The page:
The Mesa County Commission in its May 2001 Strategic Plan set as its number one goal “to increase average wage and benefit packages in Mesa County.”[23] The plan also calls for improving regional transit service; “increased efforts at providing education in parenting to parents of at-risk youth”;[24] and providing Mesa County families with “access to needed support services, such as mental health services, parent training education, child care, and public health.”[25]

Census Information

Of a total Mesa County population of 116, 255 in 2000, the racial/ethnic distribution is as follows:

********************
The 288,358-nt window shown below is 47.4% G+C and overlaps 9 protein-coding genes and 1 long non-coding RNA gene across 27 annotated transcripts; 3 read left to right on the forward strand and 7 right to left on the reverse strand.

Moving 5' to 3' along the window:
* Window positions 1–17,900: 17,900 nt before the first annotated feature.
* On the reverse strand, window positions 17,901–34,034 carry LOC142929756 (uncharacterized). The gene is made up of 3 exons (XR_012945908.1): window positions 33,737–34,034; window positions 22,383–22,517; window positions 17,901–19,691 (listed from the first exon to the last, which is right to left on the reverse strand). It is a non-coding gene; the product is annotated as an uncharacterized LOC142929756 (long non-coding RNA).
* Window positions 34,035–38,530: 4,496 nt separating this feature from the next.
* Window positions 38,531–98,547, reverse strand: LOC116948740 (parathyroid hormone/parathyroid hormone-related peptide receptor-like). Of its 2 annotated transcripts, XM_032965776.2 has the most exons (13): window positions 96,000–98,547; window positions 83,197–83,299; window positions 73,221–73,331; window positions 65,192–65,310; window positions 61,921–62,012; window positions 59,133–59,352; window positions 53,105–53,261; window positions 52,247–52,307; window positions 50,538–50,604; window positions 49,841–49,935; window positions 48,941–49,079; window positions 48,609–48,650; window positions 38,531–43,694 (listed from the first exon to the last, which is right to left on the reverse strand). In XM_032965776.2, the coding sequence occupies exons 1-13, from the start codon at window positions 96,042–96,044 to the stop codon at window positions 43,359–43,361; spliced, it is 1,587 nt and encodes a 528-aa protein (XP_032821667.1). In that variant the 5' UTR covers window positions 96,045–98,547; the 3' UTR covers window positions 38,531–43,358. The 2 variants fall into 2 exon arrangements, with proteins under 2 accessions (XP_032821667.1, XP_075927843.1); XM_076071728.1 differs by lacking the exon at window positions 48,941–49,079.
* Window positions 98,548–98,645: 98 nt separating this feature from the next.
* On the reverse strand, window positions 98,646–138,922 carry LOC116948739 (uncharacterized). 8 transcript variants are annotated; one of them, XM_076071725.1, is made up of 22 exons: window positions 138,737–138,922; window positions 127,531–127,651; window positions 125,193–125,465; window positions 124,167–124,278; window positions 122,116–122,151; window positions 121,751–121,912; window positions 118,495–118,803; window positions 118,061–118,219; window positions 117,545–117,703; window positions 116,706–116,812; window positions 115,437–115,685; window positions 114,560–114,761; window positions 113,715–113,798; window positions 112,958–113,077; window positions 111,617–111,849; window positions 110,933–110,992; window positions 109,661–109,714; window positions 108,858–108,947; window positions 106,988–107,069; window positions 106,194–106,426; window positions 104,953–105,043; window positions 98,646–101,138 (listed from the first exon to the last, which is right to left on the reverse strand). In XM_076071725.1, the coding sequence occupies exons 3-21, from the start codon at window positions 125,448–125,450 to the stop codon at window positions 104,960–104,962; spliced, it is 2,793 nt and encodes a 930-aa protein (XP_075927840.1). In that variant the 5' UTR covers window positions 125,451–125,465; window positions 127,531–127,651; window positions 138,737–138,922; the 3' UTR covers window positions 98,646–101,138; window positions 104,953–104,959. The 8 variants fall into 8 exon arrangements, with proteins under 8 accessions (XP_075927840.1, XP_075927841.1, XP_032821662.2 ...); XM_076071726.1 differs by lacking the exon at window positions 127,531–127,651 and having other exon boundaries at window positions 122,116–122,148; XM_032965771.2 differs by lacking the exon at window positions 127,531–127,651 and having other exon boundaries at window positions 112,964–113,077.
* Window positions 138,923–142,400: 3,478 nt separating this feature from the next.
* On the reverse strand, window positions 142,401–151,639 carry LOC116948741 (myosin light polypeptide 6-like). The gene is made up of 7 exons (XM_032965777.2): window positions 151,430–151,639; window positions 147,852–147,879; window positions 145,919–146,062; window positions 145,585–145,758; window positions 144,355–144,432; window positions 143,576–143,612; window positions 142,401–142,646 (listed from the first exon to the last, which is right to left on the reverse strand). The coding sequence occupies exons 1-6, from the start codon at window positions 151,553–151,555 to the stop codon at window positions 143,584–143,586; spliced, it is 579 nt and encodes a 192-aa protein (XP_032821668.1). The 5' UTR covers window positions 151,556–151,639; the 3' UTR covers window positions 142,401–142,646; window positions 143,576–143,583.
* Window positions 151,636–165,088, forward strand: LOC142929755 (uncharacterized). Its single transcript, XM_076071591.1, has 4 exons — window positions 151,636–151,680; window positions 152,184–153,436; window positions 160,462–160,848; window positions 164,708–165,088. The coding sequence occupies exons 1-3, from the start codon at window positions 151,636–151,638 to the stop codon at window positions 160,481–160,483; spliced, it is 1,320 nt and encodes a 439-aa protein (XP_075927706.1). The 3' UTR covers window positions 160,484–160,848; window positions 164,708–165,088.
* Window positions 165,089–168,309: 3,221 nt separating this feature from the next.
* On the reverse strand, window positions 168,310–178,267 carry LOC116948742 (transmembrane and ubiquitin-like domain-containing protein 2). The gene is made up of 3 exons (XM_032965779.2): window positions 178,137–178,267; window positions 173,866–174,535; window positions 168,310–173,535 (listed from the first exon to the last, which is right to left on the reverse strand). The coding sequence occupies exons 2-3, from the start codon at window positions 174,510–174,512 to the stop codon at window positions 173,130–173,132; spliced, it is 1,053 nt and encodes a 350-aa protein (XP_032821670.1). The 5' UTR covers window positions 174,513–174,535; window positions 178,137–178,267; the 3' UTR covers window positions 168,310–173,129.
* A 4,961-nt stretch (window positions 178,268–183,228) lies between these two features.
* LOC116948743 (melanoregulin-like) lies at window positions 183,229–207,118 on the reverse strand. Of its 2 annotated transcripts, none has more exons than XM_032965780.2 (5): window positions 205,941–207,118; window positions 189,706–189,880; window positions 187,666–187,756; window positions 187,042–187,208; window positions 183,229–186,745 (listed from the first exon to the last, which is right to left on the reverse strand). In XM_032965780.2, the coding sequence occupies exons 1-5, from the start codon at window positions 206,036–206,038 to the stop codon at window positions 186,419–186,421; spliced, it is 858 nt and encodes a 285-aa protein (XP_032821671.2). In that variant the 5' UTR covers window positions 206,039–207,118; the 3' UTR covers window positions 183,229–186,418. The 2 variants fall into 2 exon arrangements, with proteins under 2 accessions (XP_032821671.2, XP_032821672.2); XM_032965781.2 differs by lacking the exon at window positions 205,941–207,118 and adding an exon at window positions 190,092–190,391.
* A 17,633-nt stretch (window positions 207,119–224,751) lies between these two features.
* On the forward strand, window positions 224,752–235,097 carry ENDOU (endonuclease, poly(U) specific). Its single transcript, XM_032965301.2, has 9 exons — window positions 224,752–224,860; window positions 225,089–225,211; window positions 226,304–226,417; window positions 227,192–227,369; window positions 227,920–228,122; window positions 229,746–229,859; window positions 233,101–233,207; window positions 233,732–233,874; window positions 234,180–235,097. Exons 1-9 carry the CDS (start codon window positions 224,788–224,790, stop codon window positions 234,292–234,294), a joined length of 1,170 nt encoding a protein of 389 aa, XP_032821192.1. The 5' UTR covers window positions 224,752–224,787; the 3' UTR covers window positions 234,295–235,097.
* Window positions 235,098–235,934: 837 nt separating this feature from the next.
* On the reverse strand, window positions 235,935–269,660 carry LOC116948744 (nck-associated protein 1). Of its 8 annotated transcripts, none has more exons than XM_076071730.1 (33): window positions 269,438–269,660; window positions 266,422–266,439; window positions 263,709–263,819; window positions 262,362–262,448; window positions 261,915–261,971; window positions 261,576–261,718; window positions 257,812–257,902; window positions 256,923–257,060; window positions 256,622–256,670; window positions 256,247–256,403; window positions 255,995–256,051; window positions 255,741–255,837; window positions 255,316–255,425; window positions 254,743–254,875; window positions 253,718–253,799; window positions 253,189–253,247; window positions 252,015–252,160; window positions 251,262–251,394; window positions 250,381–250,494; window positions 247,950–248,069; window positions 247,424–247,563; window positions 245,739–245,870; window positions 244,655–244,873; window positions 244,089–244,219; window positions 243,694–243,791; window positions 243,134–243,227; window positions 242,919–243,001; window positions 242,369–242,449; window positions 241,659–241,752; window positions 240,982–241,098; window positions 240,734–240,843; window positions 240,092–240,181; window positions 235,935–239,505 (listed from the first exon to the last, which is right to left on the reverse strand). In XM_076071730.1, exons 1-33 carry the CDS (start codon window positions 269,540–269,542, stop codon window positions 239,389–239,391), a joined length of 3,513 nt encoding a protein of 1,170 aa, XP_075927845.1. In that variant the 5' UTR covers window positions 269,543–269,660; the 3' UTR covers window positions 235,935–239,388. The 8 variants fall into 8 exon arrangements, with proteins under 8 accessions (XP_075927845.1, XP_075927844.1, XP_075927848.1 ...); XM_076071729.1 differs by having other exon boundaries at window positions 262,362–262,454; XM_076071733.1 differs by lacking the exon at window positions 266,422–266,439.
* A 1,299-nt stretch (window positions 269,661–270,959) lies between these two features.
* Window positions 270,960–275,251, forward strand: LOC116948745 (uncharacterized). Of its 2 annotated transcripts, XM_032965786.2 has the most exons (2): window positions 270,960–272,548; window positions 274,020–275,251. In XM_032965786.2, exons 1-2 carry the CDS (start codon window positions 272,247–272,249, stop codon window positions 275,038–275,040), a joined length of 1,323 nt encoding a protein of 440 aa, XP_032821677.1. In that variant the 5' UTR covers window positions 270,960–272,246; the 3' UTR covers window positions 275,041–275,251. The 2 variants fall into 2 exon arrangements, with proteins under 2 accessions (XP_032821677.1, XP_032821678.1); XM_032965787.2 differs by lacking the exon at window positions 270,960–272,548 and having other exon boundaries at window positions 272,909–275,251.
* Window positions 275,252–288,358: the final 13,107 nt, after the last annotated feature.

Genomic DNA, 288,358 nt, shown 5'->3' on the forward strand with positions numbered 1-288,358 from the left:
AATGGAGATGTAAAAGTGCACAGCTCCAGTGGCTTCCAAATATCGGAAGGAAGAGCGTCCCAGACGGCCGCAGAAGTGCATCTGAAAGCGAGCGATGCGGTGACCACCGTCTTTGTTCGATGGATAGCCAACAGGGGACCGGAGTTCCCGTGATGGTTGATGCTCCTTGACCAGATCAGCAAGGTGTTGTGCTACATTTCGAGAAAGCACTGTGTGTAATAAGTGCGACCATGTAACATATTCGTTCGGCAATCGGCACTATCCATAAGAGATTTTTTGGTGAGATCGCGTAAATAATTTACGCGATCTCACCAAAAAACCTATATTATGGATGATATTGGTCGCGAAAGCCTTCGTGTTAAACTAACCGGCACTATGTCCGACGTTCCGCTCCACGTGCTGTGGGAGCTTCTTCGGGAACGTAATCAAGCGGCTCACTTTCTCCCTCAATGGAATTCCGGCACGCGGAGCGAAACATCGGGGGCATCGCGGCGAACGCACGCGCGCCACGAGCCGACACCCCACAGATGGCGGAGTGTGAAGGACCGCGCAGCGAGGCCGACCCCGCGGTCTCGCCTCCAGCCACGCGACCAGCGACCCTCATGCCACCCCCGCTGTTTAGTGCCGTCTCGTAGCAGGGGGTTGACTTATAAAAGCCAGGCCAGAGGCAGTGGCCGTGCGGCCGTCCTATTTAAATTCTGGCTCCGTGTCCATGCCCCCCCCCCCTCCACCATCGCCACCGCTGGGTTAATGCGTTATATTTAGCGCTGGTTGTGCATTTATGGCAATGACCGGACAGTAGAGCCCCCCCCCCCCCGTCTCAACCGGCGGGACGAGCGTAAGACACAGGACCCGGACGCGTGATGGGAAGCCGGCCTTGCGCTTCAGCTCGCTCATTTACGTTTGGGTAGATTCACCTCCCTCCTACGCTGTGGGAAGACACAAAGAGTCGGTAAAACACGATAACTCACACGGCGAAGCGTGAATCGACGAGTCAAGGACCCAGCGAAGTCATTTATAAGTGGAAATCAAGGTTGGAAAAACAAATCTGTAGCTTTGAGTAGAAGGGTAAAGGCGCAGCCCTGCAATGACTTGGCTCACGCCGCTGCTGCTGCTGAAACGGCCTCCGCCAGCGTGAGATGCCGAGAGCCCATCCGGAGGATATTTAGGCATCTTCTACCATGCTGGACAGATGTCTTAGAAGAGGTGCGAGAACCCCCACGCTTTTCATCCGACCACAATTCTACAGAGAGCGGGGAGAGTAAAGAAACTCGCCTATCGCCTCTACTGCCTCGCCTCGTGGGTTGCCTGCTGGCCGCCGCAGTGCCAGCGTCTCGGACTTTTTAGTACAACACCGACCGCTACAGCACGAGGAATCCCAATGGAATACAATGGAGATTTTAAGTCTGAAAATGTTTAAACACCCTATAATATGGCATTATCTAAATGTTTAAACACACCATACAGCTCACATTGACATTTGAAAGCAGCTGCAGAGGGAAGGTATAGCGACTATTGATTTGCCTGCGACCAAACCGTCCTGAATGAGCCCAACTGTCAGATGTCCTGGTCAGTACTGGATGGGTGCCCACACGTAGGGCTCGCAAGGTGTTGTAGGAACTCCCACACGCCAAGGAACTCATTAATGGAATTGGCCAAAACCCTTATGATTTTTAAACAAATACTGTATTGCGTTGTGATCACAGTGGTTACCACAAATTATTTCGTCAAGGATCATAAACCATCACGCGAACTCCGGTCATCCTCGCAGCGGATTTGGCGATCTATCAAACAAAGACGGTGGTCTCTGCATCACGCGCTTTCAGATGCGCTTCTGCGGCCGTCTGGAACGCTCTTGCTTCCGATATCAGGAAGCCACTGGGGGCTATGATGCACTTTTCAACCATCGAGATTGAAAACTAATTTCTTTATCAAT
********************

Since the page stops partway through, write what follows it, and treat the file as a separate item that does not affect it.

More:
White (non-Hispanic)



Hispanic or Latino



Black or African American



American Indian and Alaska Native








Source: U.S. Census Bureau, Table DP-1, Profile of General Demographic Characteristics: 2000, Mesa County, Colorado, p. 2.

The Census Bureau estimates that the population of Mesa County increased by 2.6 percent, to 119,281 in 2001.[26]

The Mesa County Hispanic population of 10 percent in 2000 compares with a Colorado statewide figure of 17.1 percent.[27] In 1990, the total county population was 93,145, of whom 7,563 were Hispanic (8.1 percent).[28] Due to the influx of seasonal and migrant farm workers needed for agriculture, there is a high probability that the official census statistics represent an undercount of Hispanics in Mesa County. It is also revealing that approximately 14.6 percent of all students enrolled in the public schools are Hispanic.[29] This would suggest that the Latino population is young and growing.